If you close your eyes and imagine the most exotic tropical landscape possible, chances are that this imaginary place would contain a bellowing volcano somewhere in the background. Fantasy and science fiction has conditioned our imagination to picture these sorts of places- destinations that seem to transcend the boundaries of time, as though nothing has changed since the age of dinosaurs.
Much of Indonesia fits that description. Within a region of the world known as the Pacific Ring of Fire, where most of earth’s volcanic activity takes places, Indonesia is considered to be the beating heart. The entire archipelago is dotted with a network of volcanos so vast and numerous that it boggles the mind. In fact, of the 17,000 islands that exist there, most of them were either created through volcanism or are active volcanos themselves.
Nearly every major island in Indonesia has at least one or two massive volcanos to ascend if you’re adventurous enough to do it. Arguably, the most famous of these exist on the island of Java. Mount Bromo is one of the country ’s biggest attractions- and rightfully so. The otherworldly landscape surrounding the volcano is one of the world’s foremost must-see destinations, and the hike to get there is said to be one of Indonesia’s top experiences. Less famous, but equally impressive is Mount Ijen in West Java. In addition to having a stunning acid lake in its caldera, a very unique phenomenon takes place in the dead of night in Ijen’s interior. Liquid sulphur that seeps to the surface ignites when it comes in contact with air. The result is that, at night, the caldera interior is alight with eerie and almost magical blue flames. To stand in front of this phenomenon and watch it with your own two eyes is one of the most surreal experiences to be had anywhere. Beyond those two, there are no less than a dozen other volcanos in Java that are earth-shatteringly beautiful. The most popular of these would be Mount Merapi, Mount Semeru and Mount Kelud.
Rising to more than 3,000 meters tall, Mount Agung is the tallest peak in Bali. Morning ascents to its peak offer some of the best sunrise views to be had anywhere. On a clear day you can see the entire island of Bali, from coast to coast, within a single unfettered view. The volcano has huge spiritual significance to the people of Bali, so a trip to its peak is considered to be something of a rite of passage. Along the way, be sure to stop at the “Mother Temple” of Besakih.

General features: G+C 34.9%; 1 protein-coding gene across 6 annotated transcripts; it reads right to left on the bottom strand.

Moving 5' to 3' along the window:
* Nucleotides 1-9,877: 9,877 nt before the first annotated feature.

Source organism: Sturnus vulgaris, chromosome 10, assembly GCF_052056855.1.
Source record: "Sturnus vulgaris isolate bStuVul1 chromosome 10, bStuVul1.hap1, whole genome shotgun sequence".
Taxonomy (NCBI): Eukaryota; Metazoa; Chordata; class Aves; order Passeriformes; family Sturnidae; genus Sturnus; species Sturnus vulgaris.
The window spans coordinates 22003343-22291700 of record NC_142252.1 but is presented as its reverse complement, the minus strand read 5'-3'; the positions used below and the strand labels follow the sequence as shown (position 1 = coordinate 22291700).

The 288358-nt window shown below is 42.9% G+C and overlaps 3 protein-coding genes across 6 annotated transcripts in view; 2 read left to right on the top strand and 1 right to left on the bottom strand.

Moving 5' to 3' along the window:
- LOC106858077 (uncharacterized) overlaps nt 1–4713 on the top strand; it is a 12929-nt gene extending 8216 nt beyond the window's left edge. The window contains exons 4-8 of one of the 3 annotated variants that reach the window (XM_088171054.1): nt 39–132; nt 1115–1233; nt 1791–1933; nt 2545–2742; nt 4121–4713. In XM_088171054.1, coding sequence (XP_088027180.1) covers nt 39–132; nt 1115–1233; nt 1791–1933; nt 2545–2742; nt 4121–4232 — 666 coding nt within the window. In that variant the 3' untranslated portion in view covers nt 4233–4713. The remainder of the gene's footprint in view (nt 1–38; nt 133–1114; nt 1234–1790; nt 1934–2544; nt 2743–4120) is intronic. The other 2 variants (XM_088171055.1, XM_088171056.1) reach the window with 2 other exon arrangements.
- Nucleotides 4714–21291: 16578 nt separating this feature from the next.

Mount Batur is another sacred volcano to the Balinese people. It’s an active volcano located at the centre of two concentric calderas just northwest of Mount Agung. In addition to sweeping views of the stunning natural scenery of the area, Batur offers visitors the unique ability to visit isolated villages that call the 7.5km-wide caldera home.
Just across the Lombok Strait, on the island of Lombok, Mount Rinjani provides one of Indonesia’s most acclaimed volcano-trekking experiences. At over 3,700 meters tall, it’s the second highest volcano in Indonesia and dominates the landscape of Lombok- which is relatively small compared to the size of the volcano itself. While climbing to the top you pass by isolated villages inhabited by indigenous Sasak people and dense tropical forests teeming with exotic wildlife. After reaching the top, sweeping views of Lombok and, on a clear day, Bali, are laid out before you in epic fashion. The lake at the centre of the massive 50km-wide caldera, Segara Anak, is the perfect backdrop for photos.
Timing for volcano trekking in Indonesia is important from a few perspectives. Foremost, many of the volcanos in Indonesia are active. This means that, in order to ensure total safety, access to many of the volcanos is sometimes limited. Most of the major volcanos have stations dedicated to monitoring their seismic activity. If something is awry, officials won’t hesitate to block access to them at a moment’s notice.
Safety concerns aside, timing is also important from the perspective of maximizing how pleasurable the experience is. For some volcanos, such as Mount Rinjani or Mount Agung, the primary reason to ascend them is for the spectacular views afforded at sunrise and sunset. For others, such as Mount Ijen, one must visit it in the dead of night to fully grasp how spectacular it is. Each volcano is different, so it’s important to check ahead of time and plan in advance.
Volcanos are, by their very nature, wild and forbidding places. As such, it’s important to be well-prepared for them if you plan a volcano trek while in Indonesia. For some volcanos, this is a simple matter of having proper hiking shoes. For others, such as Mount Ijen, a bit more preparation goes a long way. Formally, you’re only supposed to hike to the caldera rim which is a fairly straight forward hike. Informally, very few visitors to Ijen stop there. The real magic of Ijen happens deep within the caldera interior where sulphurous gases bellow out. For the most part, the fumes emerging from the volcano rise quickly and don’t pose a serious threat. There are times when the wind shifts, causing the gases to momentarily drift towards the viewing areas that make wearing a gas-mask something of a necessity. Most guided tours to Ijen will take this into consideration and provide double-filtration gas masks, but not all. If Ijen factors in highly on your to-do list in Indonesia, it’s not a bad idea to bring your own. The gas-masks needed to make a viewing of Ijen more comfortable are cheap and easy to find in most developed countries.